Another way to become a free agent is the situation where an arbitration eligible player is not tendered a contract before the end of the tender period, which is in the first week of December each season. Such a player is referred to as a “non-tendered free agent”. The most recent Cardinal example of this type of free agency is Ryan Theriot, who was not tendered a contract in December 2011. Theriot later signed with the San Francisco Giants and was part of their 2012 World Series winning team. Theriot did not play with any team in 2013 and most recently declared his retirement from major league baseball.
The next few avenues to free agency involve players whose teams attempted to assign their contracts to the minor leagues. The first type involves an “optional assignment” to a minor league team. Every minor league player who is added to a team’s 40 man roster has 3 “option years” (in some cases a player can have 4) which allow that player to be sent back and forth between the minors and the majors during that year. Until such player accrues 5 years of service time, that player does not have any say in when or how many times he is optioned. However, if a team attempts to option a player with 5 or more years of service time, that player can refuse the assignment and elect free agency. This situation happens very infrequently and there are no recent Cardinal examples of this type of free agency.
Another way a team attempts to send a player to the minors is what is called an “outright assignment”. Unlike the option assignment, the outright assignment removes the player from the 40 man roster. When this occurs, there are several ways this can result in the free agency of the player. First, if the player has 3 or more years of service time, the player can refuse the outright assignment and elect free agency. Former Cardinal catcher Rob Johnson is an example of this type of player. Johnson, who had 4 years of service time, was outrighted by the Cardinals in November of 2013 and elected free agency. Another way that free agency occurs in this situation is when the player being outrighted has been previously outrighted. A player can only be outrighted once during his career without his consent. Interestingly, Rob Johnson also fits this category, having been outrighted before by a prior team. Thus, Johnson had more than one method of refusing the outright assignment and electing free agency. A player can refuse a second outright assignment and elect free agency regardless of the amount of service time he has accrued. Finally, any player, regardless of service time, who has 7 full or partial seasons of professional baseball (professional baseball includes the minor leagues) may elect free agency as long as they are not on a team’s 40 man roster. When such a player is on a team’s 40 man roster and is then removed, the player may then elect free agency. Recent Cardinal examples of this are Adron Chambers and Brock Peterson.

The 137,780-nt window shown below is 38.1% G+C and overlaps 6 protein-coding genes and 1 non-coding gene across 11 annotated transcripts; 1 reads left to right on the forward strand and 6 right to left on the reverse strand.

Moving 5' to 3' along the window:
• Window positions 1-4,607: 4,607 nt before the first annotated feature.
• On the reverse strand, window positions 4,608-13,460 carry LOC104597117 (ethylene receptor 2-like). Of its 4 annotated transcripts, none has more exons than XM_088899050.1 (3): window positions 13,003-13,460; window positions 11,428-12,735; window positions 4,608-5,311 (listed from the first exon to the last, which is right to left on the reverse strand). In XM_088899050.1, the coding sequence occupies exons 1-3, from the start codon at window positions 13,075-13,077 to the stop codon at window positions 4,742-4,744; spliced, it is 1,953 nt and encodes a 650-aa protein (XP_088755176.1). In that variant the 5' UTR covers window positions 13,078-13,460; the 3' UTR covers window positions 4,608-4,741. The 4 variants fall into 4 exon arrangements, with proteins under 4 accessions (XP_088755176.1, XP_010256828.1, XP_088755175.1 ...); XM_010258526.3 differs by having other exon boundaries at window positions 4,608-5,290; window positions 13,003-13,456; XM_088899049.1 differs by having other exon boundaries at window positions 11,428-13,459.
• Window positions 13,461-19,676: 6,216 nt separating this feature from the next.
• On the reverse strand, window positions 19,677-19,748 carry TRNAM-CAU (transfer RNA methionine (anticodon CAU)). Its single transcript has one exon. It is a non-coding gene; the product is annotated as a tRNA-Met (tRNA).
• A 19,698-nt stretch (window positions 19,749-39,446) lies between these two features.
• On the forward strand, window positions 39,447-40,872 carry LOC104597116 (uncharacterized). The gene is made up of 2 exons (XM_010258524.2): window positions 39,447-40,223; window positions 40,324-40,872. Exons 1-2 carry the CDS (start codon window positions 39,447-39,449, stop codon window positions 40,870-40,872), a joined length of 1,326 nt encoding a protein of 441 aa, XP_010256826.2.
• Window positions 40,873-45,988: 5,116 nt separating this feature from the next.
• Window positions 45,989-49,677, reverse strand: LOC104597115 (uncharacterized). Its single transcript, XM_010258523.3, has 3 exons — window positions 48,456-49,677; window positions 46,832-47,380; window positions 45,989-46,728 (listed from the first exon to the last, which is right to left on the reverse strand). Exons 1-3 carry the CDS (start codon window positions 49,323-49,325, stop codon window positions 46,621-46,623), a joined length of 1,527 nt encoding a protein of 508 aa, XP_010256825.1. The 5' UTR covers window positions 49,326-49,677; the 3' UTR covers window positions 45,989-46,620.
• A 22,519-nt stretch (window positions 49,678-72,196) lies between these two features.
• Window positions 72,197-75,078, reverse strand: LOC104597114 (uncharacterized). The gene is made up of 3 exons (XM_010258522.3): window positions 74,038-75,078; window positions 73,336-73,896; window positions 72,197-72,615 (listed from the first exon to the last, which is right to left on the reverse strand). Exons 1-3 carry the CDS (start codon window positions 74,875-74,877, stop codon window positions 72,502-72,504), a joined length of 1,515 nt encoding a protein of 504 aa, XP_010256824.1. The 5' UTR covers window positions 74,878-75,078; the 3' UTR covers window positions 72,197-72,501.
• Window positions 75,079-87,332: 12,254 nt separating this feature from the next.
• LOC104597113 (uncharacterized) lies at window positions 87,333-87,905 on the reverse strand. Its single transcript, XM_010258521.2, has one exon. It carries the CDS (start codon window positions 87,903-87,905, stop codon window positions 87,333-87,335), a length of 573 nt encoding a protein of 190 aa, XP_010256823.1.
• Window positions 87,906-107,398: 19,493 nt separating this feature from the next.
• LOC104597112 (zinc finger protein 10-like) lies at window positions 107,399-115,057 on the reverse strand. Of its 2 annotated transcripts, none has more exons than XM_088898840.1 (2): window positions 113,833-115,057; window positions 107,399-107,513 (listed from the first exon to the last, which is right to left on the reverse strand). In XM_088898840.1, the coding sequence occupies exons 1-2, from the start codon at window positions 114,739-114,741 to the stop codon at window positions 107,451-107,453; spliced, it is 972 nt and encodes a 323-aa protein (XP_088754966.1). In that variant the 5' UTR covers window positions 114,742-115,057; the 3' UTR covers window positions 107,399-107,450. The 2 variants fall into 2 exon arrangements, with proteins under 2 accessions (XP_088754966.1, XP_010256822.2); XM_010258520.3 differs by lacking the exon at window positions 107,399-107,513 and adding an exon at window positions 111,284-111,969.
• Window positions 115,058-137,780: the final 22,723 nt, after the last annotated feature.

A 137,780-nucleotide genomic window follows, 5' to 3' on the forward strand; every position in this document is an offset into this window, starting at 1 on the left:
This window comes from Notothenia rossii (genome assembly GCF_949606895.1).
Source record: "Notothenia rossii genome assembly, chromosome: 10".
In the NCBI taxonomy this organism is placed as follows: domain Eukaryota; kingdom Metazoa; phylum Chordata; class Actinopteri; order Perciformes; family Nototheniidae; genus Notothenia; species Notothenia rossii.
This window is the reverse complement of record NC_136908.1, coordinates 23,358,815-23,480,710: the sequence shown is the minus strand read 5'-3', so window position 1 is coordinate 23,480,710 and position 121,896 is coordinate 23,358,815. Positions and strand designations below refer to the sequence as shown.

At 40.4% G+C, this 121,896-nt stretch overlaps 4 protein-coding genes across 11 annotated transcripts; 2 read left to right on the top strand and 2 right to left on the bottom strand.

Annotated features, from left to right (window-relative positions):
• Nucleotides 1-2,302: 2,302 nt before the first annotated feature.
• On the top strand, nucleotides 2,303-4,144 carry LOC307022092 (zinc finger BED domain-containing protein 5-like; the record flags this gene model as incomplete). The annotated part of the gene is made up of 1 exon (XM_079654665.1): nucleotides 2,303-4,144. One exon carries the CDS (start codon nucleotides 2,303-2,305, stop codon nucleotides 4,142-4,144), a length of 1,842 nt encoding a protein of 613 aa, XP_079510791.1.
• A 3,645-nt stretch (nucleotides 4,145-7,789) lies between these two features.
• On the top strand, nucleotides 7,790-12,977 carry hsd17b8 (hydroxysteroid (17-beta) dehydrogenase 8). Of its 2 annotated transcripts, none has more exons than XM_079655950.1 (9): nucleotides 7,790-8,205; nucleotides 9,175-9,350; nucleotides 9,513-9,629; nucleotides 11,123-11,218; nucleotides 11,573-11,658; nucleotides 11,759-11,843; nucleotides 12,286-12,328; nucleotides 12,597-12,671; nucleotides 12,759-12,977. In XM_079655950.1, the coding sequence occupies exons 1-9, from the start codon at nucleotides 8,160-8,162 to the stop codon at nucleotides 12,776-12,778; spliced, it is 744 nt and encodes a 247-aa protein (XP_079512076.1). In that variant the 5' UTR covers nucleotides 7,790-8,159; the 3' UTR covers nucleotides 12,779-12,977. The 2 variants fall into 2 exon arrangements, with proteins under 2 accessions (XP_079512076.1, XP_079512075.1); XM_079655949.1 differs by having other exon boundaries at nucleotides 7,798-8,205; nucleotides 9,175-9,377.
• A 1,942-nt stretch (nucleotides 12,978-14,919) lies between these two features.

These are all the ways a major (or minor) league player can become a free agent. The next post in this series will be about trades and other transactions.